20
(68)
22
(72)
24
(76)
27
(81)
28
(83)
29
(85)
29
(84)
27
(80)
22
(72)
18
(65)
23
(74)
Average low °C (°F) 11
(51)
11
(52)
13
(55)
16
(60)
18
(65)
21
(70)
23
(74)
24
(75)
23
(73)
21
(69)
16
(60)
12
(54)
17
(63)
Average precipitation mm (inches) 38
(1.5)
23
(0.9)
13
(0.5)
5
(0.2)
3
(0.1)
0
(0)
0
(0)
0
(0)
10
(0.4)
23
(0.9)
30
(1)
43
(1.7)
185
(7.3)
Source: Weatherbase[5]

Demographics[edit]

Location of Sirte District from 2001 until 2007, under the 32-shabiyat system.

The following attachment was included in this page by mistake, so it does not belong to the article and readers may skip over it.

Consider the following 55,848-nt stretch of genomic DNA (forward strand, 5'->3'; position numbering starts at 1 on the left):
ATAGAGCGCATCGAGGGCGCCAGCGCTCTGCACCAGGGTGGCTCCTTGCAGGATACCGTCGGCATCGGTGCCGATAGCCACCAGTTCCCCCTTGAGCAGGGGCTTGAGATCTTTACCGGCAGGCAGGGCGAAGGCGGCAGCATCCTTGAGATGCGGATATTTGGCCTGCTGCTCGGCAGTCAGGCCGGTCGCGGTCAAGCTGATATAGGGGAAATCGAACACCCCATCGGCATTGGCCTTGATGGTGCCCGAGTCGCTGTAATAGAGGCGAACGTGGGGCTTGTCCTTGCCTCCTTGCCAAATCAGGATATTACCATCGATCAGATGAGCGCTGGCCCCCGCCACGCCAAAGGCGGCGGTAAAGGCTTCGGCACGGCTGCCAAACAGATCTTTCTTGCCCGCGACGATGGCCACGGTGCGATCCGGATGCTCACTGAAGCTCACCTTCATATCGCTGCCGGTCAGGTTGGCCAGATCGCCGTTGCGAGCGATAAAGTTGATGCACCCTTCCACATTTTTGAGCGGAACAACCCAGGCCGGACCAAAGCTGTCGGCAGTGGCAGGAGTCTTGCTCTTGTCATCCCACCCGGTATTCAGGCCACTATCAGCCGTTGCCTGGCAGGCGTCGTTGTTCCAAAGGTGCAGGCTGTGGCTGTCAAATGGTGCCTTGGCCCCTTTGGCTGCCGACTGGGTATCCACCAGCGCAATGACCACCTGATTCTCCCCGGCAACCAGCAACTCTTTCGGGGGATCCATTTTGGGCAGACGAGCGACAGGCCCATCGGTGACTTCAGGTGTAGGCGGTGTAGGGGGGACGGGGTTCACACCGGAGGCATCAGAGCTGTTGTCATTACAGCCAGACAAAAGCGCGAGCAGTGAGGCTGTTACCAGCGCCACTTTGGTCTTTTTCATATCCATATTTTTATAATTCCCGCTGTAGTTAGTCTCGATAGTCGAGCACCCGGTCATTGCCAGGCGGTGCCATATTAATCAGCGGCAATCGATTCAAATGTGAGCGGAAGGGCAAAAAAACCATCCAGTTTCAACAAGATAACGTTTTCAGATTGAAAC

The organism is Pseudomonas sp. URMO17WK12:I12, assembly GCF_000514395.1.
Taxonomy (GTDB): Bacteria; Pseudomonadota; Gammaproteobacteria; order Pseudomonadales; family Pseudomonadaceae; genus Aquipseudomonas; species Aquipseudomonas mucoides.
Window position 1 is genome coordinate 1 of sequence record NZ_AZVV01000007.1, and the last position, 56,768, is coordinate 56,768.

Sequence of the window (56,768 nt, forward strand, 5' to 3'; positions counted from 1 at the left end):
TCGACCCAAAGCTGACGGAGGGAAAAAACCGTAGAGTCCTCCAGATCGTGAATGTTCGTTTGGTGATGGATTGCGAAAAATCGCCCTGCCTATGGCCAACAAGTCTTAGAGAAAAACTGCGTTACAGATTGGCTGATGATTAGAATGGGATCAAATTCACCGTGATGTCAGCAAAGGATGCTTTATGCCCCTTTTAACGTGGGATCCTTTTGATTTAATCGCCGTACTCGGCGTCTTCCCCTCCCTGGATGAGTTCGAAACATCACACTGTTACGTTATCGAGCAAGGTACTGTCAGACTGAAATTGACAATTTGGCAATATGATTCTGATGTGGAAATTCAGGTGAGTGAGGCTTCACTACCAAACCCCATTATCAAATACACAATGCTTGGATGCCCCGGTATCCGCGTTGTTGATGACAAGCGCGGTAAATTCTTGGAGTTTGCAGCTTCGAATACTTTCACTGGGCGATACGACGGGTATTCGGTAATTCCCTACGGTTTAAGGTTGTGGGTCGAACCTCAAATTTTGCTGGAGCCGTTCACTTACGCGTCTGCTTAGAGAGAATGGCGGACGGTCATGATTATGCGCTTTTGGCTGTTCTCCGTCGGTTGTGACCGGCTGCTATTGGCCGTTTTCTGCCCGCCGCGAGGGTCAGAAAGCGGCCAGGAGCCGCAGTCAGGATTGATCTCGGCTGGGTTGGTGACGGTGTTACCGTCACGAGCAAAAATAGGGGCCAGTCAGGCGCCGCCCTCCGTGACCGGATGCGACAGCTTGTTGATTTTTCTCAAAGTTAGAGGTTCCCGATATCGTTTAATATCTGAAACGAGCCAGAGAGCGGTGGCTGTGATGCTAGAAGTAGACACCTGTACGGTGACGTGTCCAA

Per the census of 2012, the total population in the region was 157,747 with 150,353 Libyans. The average size of the household in the country was 6.9, while the average household size of non-Libyans being 3.7. There were totally 22,713 households in the district, with 20,907 Libyan ones. The population density of the district was 1.86 persons per sq. km. Per 2006 census, there were totally 40,914 economically active people in the district. There were 16,548 government employees, 4,360 employers, 18,303 first level workers and 215 second level workers. There were 7,222 workers in state administration, 4,864 in agriculture, animal husbandry and forestry, 5,126 in agriculture & hunting, 6,803 in education, 6,341 in private enterprises, 1,500 in health & social work, 2,833 in production, 8,037 in technical work and 448 service workers. The total enrollment in schools was 51,336 and the number of people above secondary stage and less than graduation was 2,740.[6] As per the report from World Health Organization (WHO), there were one communicable disease centres, five dental clinics, one general clinics, two in-patient clinics, six out-patient clinics, 45 pharmacies, 42 PHC centres, one polyclinic, one rural clinics and no specialized clinics.[7]